Massom, R. et al. Antarctic ice shelf disintegration triggered by sea ice loss and ocean swell. Nature 558, 383–389 (2018).
Greene, C. A., Young, D. A., Gwyther, D. E., Galton-Fenzi, B. K. & Blankenship, D. D. Seasonal dynamics of Totten Ice Shelf controlled by sea ice buttressing. Cryosphere 12, 2869–2882 (2018).
Alvarez-Solas, J. et al. Links between ocean temperature and iceberg discharge during Heinrich events. Nat. Geosci. 3, 122–126 (2010).
Alvarez-Solas, J., Robinson, A., Montoya, M. & Ritz, C. Iceberg discharges of the last glacial period driven by oceanic circulation changes. Proc. Natl Acad. Sci. USA 110, 16350–16354 (2013).
Tabone, I., Robinson, A., Alvarez-Solas, J. & Montoya, M. Impact of millennial-scale oceanic variability on the Greenland ice-sheet evolution throughout the last glacial period. Clim. Past 15, 593–609 (2019).
Bassis, J., Petersen, S. & Cathles, L. M. Heinrich events triggered by ocean forcing and modulated by isostatic adjustment. Nature 542, 332–334 (2017).
Roberts, W. H. G., Valdes, P. J. & Payne, A. J. Topography’s crucial role in Heinrich Events. Proc. Natl Acad. Sci. USA 111, 16688–16693 (2014).
Andres, H. J. & Tarasov, L. Towards understanding potential atmospheric contributions to abrupt climate changes: characterizing changes to the North Atlantic eddy-driven jet over the last deglaciation. Clim. Past 15, 1621–1646 (2019).
Ziemen, F. A., Kapsch, M.-L., Klockmann, M. & Mikolajewicz, U. Heinrich events show two-stage climate response in transient glacial simulations. Clim. Past 15, 153–168 (2019).
Carlson, A. E., Tarasov, L. & Pico, T. Rapid Laurentide ice-sheet advance towards southern last glacial maximum limit during marine isotope stage 3. Quat. Sci. Rev. 196, 118–123 (2018).
Clark, P. U. et al. Freshwater forcing of abrupt climate change during the last glaciation. Science 293, 283–287 (2001).
Galaasen, E. V. et al. Rapid reductions in North Atlantic Deep Water during the peak of the last interglacial period. Science 343, 1129–1132 (2014).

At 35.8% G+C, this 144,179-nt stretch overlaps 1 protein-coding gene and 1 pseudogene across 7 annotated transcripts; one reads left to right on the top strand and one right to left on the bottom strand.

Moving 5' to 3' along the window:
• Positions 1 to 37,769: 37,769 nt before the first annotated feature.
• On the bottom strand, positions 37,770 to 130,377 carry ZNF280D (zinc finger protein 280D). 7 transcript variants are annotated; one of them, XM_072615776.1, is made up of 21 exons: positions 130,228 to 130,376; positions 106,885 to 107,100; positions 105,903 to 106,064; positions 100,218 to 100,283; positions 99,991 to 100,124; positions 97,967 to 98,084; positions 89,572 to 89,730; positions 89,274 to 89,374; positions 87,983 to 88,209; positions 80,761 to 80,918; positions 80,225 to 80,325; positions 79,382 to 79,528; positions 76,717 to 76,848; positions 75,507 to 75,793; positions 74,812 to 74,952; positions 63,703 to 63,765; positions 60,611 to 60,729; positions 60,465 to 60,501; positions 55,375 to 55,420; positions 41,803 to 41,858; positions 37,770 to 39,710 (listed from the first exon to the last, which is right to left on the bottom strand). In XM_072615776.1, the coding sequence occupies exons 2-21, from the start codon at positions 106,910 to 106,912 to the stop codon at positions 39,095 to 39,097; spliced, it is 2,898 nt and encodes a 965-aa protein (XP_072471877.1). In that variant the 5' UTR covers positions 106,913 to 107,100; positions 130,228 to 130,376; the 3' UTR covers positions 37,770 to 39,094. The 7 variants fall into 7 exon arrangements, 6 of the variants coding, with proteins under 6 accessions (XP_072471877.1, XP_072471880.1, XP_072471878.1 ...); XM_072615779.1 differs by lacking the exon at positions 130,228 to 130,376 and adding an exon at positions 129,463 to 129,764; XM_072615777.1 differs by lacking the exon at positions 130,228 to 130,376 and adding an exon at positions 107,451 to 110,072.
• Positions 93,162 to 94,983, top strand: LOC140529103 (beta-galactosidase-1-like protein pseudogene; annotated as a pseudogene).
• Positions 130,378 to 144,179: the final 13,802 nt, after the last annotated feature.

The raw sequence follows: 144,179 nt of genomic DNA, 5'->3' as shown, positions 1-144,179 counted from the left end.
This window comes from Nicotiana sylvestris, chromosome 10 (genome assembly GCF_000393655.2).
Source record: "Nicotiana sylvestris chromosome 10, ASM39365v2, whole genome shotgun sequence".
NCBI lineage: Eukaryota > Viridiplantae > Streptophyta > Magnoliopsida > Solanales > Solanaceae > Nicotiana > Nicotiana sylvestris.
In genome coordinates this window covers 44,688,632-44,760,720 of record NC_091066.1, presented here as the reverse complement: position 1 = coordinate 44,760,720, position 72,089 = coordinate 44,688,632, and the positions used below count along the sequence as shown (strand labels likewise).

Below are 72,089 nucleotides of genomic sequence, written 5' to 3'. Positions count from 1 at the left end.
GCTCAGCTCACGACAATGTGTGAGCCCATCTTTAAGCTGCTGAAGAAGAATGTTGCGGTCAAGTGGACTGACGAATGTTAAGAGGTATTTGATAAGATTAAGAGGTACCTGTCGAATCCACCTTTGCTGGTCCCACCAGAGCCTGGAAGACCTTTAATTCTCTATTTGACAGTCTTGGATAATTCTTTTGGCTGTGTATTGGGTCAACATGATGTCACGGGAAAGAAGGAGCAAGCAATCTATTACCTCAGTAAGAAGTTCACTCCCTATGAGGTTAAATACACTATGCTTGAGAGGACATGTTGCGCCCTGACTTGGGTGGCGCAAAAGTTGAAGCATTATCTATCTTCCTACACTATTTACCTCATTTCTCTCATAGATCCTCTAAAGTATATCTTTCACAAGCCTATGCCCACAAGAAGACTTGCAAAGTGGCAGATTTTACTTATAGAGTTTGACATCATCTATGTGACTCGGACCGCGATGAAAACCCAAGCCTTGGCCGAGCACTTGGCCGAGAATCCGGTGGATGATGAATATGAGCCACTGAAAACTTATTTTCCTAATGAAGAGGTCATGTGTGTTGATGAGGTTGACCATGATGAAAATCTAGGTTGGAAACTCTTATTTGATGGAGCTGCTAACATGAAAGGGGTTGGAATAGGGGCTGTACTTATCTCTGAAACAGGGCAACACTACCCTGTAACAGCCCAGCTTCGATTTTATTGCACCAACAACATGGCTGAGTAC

Tzedakis, P. et al. Enhanced climate instability in the North Atlantic and southern Europe during the Last Interglacial. Nat. Commun. 9, 4235 (2018).
Galaasen, E. V. et al. Interglacial instability of North Atlantic Deep Water ventilation. Science 367, 1485–1489 (2020).
Irvali, N. et al. Evidence for regional cooling, frontal advances, and East Greenland Ice Sheet changes during the demise of the last interglacial. Quat. Sci. Rev. 150, 184–199 (2016).
Oka, A., Hasumi, H. & Abe-Ouchi, A. The thermal threshold of the Atlantic meridional overturning circulation and its control by wind stress forcing during glacial climate. Geophys. Res. Lett. 39, L09709 (2012).
Hu, A. et al. Role of the Bering Strait on the hysteresis of the ocean conveyor belt circulation and glacial climate stability. Proc. Natl Acad. Sci. USA 107, 6417–6422 (2012).
Hu, A. et al. Effects of the Bering Strait closure on AMOC and global climate under different background climates. Prog. Oceanogr. 132, 174–196 (2015).
de Boer, A. M. & Nof, D. The exhaust valve of the North Atlantic. J. Clim. 17, 417–422 (2004).
Menviel, L. et al. Removing the North Pacific halocline: effects on global climate, ocean circulation and the carbon cycle. Deep Sea Res. II 61–64, 106–113 (2012).
Curry, W. & Oppo, D. Glacial water mass geometry and the distribution of δ13C of ΣCO2 in the western Atlantic Ocean. Paleoceanography 20, PA1017 (2005).
Marchitto, T. & Broecker, W. Deep water mass geometry in the glacial Atlantic Ocean: a review of constraints from the paleonutrient proxy Cd/Ca. Geochem. Geophys. Geosyst. 7, Q12003 (2006).
Lynch-Stieglitz, J. et al. Meridional overturning circulation in the South Atlantic at the last glacial maximum. Geochem. Geophys. Geosyst. 7, Q10N03 (2006).
Menviel, L. et al. Poorly ventilated deep ocean at the Last Glacial Maximum inferred from carbon isotopes: a data-model comparison study. Paleoceanography 32, 2–17 (2017).